Apple, looks like Google might have a foldable phone in front of you
We’re weeks away from Google I/O, the search giant’s annual software show, and all signs point to the company launching its first foldable phone: the Pixel Fold. There are a number of rumors and leaks about the Pixel Fold, which indicate that it will be a small tablet-sized device that folds in half to the size of a phone. It could be similar to Samsung’s Galaxy Z Fold 4. Heck, the Pixel Fold might even match the Z Fold’s $1,800 price tag.
If the Pixel Fold is announced at I/O, that would leave Apple as the only major US phone maker without a foldable device. Motorola has its Razr, remember, and earlier this year it showed off a concept of the Motorola Rizr, a phone with a rollable display that changes height. And outside the US, Huawei and Xiaomi also have foldable phones.
All of this leaves us with an obvious question: where is Apple’s foldable iPhone?
The iPhone 14 and iPhone 14 Pro are seven months old, and despite rumors and speculation, the company hasn’t confirmed if a foldable iPhone is in development. It’s especially curious as Samsung continues to refine its line of foldable phones, such as with the release of the Galaxy Z Flip 4 and Galaxy Z Fold 4 last year.
Since we won’t know for sure if we’ll get an iPhone Fold or an iPhone Flip until they’re announced, I want to break down what it would take for Apple to create its first foldable based on everything we know about how it designs, builds and markets its hardware.
Apple does not comment on future products
The first thing to consider is that Apple doesn’t announce products until they’re ready. Well there was the AirPower wireless charging station. But otherwise, Apple isn’t going to tell us it’s working on a foldable iPhone or confirm the rumors.
Second, Apple generally positions products as a solution to a problem, emphasizing quality and innovation.
The Galaxy Z Fold feels less like an answer to a problem and more like a “look at this technological magic, what can we do with it?” And the cool factor, however nifty, comes at the expense of features we’ve come to expect from regular phones, including battery life, ergonomics, software experience, and price. The Galaxy Z Flip solves the portability problem, but it has some of the same drawbacks as the Fold, especially when it comes to battery life and camera quality.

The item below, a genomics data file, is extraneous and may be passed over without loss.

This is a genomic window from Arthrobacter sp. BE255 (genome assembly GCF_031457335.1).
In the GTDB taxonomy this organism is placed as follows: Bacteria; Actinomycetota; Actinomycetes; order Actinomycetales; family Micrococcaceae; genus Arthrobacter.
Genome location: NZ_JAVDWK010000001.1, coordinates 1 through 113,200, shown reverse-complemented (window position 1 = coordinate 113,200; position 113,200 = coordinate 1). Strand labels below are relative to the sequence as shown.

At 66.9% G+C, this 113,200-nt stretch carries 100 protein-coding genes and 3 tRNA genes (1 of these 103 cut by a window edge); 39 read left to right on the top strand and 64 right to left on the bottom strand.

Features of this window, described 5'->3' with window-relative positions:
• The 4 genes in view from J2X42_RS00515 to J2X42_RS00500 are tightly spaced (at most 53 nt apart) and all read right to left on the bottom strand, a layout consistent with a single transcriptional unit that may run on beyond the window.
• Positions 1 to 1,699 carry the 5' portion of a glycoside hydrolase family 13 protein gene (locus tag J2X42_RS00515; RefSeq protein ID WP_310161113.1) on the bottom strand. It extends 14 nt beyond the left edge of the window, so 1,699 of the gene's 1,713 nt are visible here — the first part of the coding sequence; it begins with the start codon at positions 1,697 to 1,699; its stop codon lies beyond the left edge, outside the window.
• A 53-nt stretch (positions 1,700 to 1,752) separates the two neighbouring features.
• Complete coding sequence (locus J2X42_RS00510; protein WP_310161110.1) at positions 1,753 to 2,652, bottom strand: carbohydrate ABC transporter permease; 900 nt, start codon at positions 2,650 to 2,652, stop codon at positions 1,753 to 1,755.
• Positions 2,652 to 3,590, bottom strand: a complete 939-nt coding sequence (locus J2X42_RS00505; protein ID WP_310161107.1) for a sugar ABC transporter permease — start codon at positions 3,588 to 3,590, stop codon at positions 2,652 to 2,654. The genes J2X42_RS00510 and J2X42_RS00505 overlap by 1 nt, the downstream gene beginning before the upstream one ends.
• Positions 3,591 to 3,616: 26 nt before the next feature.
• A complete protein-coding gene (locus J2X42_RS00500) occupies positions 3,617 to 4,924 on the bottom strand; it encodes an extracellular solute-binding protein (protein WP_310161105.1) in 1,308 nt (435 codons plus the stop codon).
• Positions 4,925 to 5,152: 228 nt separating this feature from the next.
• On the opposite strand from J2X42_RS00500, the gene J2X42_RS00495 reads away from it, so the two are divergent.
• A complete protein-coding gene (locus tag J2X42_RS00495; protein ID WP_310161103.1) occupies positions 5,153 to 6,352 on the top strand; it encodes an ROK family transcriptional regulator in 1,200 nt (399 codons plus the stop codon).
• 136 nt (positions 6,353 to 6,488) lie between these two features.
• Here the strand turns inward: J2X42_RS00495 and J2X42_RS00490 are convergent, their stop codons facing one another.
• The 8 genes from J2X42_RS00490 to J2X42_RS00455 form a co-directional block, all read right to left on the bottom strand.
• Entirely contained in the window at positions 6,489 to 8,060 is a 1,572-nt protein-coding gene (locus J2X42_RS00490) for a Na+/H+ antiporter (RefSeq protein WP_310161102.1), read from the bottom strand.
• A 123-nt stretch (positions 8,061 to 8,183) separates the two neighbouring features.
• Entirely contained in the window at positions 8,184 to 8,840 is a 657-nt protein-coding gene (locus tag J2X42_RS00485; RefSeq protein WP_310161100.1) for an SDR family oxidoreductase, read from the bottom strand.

To be fair, the Galaxy Z Fold 3 has taken a significant step forward by adopting its large main display and adding support for Samsung’s S Pen stylus. And the Z Fold 4’s improved Flex Mode for apps seems to tip the scales, making the Fold more useful than just cool.
If Apple released a foldable iPhone, what problem would it solve? Could it be an iPhone Flip, replacing the iPhone 13 Mini by giving you a big screen that still fits in your pocket? Or would it be an iPhone Fold – more like an iPad Mini that folds in half, making its closed size closer to that of the iPhone 13 Pro Max? Or will we see a design that does not yet exist? What about an iPhone Roll, where the the screen unrolls like an expanding window blind? This is where the rumors start to come into play.
iPhone Fold Rumors
In January 2021, Mark Gurman wrote for Bloomberg that Apple “has begun early work on an iPhone with a foldable screen, a potential rival to similar devices from Samsung.”
And in May of that year, analyst Ming-Chi Kuo said, as MacRumors reports, “Apple will likely launch a foldable iPhone with an 8-inch QHD Plus flexible OLED display in 2023.” He revised his prediction, in a tweet last april, to say that it might be until 2025 before there’s a foldable screen device from Apple. It’s also worth noting that Kuo’s tweet was on April Fool’s Day, which means it could have been an April Fool’s Day joke.
Both Gurman and Kuo have excellent track records when it comes to Apple rumors. So if these reports are accurate, we’ll see a foldable iPhone in 2025. It’ll be roughly the size of an iPad Mini, and it’ll fold in half. End of the story. But wait.
How to make a foldable iPhone